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Jeff Sessions announces creation of "religious liberty task force"

Attorney General Jeff Sessions has announced the creation of a "religious liberty task force" within the Department of Justice that will help protect religious communities across the U.S. from discrimination. Sessions made the announcement Monday at the Department of Justice's Religious Liberty Summit in Washington, D.C.

"The task force will help the department fully implement our religious liberty guidance by assuring that all Justice Department components...are upholding that guidance in the cases they bring and defend, the arguments they make in court, the policies and regulations they adopt, and how we conduct our operations. That includes making sure our employees know their duties to accommodate people of faith," Sessions said.

"As the people in this room know, you have to practice what you preach," he continued. "We are also going to remain in contact with religious groups across America to ensure that their rights are being protected. We have been holding listening sessions and we will continue to host them in the coming weeks."

Conservative groups immediately praised Sessions for promising to protect deeply held religious convictions, though Trump administration critics have repeatedly voiced concerns that the attorney general's stance undercuts LGBT rights and favors the rights of Christians over those of other faiths.

Sessions, the country's chief law enforcement officer, warned of a "dangerous movement" that he said was eroding protections for religious Americans.

He asserted that "nuns were being forced to buy contraceptives" — an apparent, though not fully accurate, reference to an Obama administration health care policy meant to ensure women covered by faith-based groups' health plans have access to cost-free contraceptives. Religious groups that challenged the policy argued it violated their religious beliefs.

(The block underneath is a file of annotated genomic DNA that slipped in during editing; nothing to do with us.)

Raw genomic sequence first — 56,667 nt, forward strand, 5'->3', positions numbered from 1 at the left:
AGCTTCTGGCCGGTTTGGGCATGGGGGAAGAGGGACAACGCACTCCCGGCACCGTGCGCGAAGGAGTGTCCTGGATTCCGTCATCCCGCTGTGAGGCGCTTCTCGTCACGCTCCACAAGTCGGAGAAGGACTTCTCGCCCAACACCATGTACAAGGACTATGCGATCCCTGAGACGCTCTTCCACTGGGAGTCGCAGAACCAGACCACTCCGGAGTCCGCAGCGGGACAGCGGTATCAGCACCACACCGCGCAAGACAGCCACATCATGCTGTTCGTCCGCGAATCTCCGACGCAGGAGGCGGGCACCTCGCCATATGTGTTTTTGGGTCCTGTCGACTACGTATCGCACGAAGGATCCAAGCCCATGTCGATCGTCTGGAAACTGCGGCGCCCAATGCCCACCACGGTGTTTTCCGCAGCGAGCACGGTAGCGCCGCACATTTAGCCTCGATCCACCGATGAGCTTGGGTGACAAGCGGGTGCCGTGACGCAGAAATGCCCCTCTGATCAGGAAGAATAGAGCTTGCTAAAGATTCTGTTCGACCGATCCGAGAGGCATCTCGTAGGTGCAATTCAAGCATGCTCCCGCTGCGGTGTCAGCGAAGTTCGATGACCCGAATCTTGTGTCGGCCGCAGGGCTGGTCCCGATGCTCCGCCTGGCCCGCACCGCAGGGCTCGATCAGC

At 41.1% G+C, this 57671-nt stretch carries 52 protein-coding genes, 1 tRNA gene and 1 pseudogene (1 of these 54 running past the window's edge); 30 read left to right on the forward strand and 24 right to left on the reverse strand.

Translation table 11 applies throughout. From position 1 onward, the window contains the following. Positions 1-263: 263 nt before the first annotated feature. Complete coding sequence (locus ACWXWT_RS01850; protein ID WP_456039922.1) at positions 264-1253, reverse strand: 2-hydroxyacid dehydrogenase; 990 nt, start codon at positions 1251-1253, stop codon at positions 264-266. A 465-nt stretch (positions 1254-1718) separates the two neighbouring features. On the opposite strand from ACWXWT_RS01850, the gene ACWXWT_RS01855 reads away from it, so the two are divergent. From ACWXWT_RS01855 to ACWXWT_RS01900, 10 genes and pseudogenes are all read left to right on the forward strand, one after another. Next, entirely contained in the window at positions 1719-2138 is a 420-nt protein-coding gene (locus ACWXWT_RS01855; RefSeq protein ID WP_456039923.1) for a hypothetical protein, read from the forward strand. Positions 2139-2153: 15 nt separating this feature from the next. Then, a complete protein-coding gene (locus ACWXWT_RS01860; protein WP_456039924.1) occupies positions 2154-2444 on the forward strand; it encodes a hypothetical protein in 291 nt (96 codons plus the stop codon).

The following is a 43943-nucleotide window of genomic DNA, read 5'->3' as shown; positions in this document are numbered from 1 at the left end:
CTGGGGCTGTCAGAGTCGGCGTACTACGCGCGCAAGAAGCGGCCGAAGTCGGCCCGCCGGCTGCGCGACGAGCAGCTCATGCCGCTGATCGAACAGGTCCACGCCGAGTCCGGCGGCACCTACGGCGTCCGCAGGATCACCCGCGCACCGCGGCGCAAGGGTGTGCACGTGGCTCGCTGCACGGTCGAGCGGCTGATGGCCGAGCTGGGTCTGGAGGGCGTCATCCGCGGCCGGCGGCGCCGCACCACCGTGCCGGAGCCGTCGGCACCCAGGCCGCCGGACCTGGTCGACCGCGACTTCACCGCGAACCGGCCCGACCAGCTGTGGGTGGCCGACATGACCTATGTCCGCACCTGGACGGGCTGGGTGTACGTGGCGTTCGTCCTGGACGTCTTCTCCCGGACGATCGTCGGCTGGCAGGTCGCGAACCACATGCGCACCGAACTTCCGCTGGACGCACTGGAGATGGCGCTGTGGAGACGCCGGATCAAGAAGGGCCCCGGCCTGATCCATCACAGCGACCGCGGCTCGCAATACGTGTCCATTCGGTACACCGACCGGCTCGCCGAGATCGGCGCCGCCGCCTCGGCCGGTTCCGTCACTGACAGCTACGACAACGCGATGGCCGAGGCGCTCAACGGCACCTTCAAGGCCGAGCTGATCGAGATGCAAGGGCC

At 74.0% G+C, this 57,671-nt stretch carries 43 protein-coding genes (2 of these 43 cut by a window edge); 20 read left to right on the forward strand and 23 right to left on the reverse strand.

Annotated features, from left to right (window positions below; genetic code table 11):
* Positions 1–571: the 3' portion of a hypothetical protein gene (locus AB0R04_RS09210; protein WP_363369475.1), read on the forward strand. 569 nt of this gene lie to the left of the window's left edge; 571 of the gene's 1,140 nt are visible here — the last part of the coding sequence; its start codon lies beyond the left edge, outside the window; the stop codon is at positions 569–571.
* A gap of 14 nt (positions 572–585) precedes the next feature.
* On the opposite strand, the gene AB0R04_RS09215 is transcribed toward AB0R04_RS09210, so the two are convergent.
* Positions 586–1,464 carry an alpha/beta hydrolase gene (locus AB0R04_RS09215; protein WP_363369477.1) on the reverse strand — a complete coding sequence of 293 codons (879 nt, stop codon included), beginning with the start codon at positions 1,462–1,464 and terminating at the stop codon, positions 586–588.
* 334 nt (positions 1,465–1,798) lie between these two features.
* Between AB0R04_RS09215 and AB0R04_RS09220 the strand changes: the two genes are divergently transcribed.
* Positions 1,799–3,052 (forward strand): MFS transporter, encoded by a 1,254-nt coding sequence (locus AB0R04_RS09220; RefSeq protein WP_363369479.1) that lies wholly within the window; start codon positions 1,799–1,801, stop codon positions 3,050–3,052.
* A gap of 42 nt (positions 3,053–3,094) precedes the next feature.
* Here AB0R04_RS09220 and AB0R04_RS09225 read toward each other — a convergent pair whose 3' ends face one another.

Sessions also said it was inappropriate that judicial and executive branch nominees were being asked about their religious dogma. And he praised a Colorado baker who refused to make a cake for a same-sex couple in a case that reached the Supreme Court and ended in his favor. That baker, Jack Phillips, was part of a panel discussion at the Justice Department summit.

"A dangerous movement, undetected by many, is now challenging and eroding our great tradition of religious freedom. There can be no doubt. This is no little matter. It must be confronted and defeated," Sessions said. "This election, and much that has flowed from it, gives us a rare opportunity to arrest these trends. Such a reversal will not just be done with electoral victories, but by intellectual victories."

Sessions, a Methodist and former Republican senator from Alabama, has made protecting religious liberty a cornerstone agenda item of his Justice Department — along with defending freedom of speech on college campuses.

In his speech, the attorney general noted that he had issued guidance last year advising executive branch employees on how to apply religious liberty protections in federal law.

"I can assure you that people in Washington the extent to which our religious community is with the American people in times of birth, death, marriage, divorce, and those kind of situations that are so impactful to human beings," Sessions said. And I believe we need to respect that and affirm it wherever possible."

According to Sessions, the task force will be co-chaired by acting Associate Attorney General Jesse Panuccio and Assistant Attorney General Beth Williams.